Here’s the problem with fish: it’s delicious. So delicious that we humans like to eat some species until they’re nearly endangered. (Mmm…sea bass.) “Sustainable” isn’t just an environmental concern when it comes to fish—it’s good business, too. Which leads us to the problem of the hoki. The what?
You may better know the hoki as the tasty white fish found in many fried fish sandwiches, including those served at and McDonald’s. They would never win a fish beauty contest, but are extremely tasty, and until now, quite plentiful. Now New Zealand has restricted fishing for hoki as population levels fall.
The scientific jury is still out, but critics warn that the hoki fishery is losing its image as a showpiece of oceanic sustainability.
“We have major concerns,” said Peter Trott, the fisheries program manager in Australia for the World Wildlife Fund, which closely monitors the New Zealand fishery.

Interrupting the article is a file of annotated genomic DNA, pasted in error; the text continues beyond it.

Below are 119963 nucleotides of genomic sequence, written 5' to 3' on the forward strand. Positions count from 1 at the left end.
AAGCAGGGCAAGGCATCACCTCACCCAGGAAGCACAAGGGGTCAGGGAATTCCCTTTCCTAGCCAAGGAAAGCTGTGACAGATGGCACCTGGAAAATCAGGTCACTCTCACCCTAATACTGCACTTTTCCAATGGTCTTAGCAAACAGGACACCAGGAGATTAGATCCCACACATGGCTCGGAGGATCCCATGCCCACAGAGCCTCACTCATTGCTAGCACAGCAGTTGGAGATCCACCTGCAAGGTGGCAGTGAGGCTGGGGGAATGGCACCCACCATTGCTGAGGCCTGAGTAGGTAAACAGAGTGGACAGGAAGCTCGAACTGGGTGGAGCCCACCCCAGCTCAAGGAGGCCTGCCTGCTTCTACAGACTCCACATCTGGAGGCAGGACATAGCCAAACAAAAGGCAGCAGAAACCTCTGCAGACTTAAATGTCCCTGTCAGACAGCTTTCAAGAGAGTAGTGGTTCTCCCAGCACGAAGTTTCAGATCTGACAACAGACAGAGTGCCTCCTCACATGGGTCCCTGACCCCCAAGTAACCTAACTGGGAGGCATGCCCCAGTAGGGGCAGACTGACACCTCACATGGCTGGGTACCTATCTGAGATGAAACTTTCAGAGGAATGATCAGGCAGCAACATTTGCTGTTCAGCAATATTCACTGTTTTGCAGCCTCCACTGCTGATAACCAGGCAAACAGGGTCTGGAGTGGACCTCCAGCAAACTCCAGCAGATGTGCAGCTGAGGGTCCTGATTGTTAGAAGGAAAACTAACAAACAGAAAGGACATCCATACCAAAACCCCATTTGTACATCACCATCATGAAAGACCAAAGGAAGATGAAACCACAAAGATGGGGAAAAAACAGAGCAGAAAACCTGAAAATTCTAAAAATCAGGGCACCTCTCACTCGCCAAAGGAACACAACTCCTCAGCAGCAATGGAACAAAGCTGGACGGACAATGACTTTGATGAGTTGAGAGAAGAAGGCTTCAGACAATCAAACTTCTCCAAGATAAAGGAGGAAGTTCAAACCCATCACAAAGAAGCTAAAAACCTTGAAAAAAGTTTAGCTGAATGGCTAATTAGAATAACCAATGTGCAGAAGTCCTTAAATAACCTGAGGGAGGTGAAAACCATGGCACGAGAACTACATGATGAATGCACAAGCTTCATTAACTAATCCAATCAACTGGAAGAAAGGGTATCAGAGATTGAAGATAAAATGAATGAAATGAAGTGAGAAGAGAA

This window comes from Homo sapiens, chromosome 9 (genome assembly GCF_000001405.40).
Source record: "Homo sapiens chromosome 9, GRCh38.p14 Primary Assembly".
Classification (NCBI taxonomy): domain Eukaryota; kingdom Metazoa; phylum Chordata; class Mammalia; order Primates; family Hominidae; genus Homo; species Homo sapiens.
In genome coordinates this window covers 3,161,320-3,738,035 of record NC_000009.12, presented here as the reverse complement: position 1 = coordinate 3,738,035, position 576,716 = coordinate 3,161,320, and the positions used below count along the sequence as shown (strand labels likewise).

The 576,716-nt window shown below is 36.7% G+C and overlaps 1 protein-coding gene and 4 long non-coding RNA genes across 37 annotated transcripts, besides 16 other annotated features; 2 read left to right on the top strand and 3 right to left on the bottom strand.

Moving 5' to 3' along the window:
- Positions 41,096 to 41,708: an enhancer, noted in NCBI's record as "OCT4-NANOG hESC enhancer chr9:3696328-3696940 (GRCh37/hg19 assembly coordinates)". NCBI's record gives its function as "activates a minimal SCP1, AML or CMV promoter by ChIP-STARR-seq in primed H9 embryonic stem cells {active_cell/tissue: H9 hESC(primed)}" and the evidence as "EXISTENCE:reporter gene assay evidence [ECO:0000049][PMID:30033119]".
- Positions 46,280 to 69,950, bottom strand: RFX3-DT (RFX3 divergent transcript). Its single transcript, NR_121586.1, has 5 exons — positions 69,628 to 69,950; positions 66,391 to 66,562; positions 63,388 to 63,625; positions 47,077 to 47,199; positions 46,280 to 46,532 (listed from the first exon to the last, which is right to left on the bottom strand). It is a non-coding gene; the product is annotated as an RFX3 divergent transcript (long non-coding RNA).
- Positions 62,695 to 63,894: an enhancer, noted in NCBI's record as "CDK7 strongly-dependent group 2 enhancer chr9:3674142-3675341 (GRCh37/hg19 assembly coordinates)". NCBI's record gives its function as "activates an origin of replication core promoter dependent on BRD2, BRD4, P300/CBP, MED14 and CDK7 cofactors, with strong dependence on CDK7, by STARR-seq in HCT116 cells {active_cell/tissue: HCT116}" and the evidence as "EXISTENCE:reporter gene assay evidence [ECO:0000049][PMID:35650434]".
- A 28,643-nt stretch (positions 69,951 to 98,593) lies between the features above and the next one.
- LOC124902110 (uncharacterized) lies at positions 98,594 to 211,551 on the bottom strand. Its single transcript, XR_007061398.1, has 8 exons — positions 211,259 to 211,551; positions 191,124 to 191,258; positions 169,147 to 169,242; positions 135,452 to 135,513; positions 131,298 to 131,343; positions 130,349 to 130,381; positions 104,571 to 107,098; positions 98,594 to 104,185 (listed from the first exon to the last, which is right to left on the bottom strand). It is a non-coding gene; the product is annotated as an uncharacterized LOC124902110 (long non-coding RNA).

The problems, he said, include population declines, ecosystem damage and the accidental killing of skates and sharks. He added that New Zealand hoki managers let industry “get as much as it can from the resource without alarm bells ringing.”
It’s probably just as well that restaurants are using less of the fish, though. “Filet-O-Hoki” doesn’t really roll off the tongue.
From Deep Pacific, Ugly and Tasty, With a Catch [New York Times]
(Photo: The Joy Of The Mundane)